When doing final overdubs, the first advantage to this setup is not wearing out the player while I'm getting the sound. Once we have settled on a particular guitar to use, I can have them play a section once and then go chill out while I go on the tone hunt auditioning amps, pedals, speakers, mics, EQ, compression etc. Sometimes that can take a while and expecting someone to play a part over and over when its being kept can definitely cause a loss of enthusiasm. When they come back in after the tone tweaking, theoretically, the tone has improved and they are fresh and excited to play the part with the dialed in tone.

this is also the best way to split up the guitar signal for multiple amps. I actually mult the signal in Pro Tools by sending the DI track to multiple outputs and each output feeds its own Reamp. That makes it easy to isolate grounding between the amps, eliminate any unpredictable interaction or loading between the amps and use different pedals on different amps.

I like to run the guitars through an analog tape machine on the way into the computer. Once I have the DI performance all comp'd I simply run the final guitar pass into the computer through a tape machine on repro and nudge the track forward in Pro Tools so it is in time. Pretty much all of the guitars on this record went through a Studer J37 on the way into the computer.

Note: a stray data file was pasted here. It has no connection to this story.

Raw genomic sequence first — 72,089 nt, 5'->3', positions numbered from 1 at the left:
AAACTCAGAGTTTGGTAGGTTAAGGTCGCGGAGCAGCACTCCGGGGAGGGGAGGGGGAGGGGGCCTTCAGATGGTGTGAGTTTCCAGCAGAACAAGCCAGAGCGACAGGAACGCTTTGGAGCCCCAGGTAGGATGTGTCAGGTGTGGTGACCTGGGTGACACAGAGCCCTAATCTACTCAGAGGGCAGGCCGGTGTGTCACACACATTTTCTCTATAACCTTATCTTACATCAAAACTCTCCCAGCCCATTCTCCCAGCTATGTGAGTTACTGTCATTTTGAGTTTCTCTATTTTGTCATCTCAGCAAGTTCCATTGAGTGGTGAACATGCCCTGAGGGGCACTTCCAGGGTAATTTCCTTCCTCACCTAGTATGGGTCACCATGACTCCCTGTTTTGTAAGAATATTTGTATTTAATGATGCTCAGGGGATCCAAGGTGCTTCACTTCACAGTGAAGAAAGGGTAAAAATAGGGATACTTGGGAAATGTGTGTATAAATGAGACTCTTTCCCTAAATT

I then also have the option of reamping a guitar part later on if it ends up not fitting into the puzzle quite right. A good example was the main riff sound on 'Falling'. i really struggled with that damn guitar sound. I had a multi amp sound I thought was great when we tracked it that ultimately wasn't quite right. I then reamp'd it later on in the overdub process and still wasn't happy with it when mixing, So I reamp'd it again when the song was being mixed and I think finally got it to sit right. I think someone mentioned on here that they liked that guitar sound... thank god! cause it was a pain in the ass! If I had to have Ed replay that part everytime I wanted to replace a sound that I screwed up, He would have justifiably given me a lot of shit for it.